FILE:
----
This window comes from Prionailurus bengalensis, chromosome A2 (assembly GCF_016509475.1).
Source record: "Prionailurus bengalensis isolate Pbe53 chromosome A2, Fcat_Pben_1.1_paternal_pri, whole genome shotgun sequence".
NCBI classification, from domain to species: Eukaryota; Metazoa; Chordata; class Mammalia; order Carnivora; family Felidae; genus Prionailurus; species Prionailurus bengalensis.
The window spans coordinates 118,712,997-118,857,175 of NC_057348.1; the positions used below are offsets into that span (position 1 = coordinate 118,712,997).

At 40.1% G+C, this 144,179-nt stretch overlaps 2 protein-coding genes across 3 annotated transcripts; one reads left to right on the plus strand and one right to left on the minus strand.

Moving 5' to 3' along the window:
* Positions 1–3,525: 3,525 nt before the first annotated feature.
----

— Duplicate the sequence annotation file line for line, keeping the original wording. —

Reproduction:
This window comes from Prionailurus bengalensis, chromosome A2 (assembly GCF_016509475.1).
Source record: "Prionailurus bengalensis isolate Pbe53 chromosome A2, Fcat_Pben_1.1_paternal_pri, whole genome shotgun sequence".
NCBI classification, from domain to species: Eukaryota; Metazoa; Chordata; class Mammalia; order Carnivora; family Felidae; genus Prionailurus; species Prionailurus bengalensis.
The window spans coordinates 118,712,997-118,857,175 of NC_057348.1; the positions used below are offsets into that span (position 1 = coordinate 118,712,997).

At 40.1% G+C, this 144,179-nt stretch overlaps 2 protein-coding genes across 3 annotated transcripts; one reads left to right on the plus strand and one right to left on the minus strand.

Moving 5' to 3' along the window:
* Positions 1–3,525: 3,525 nt before the first annotated feature.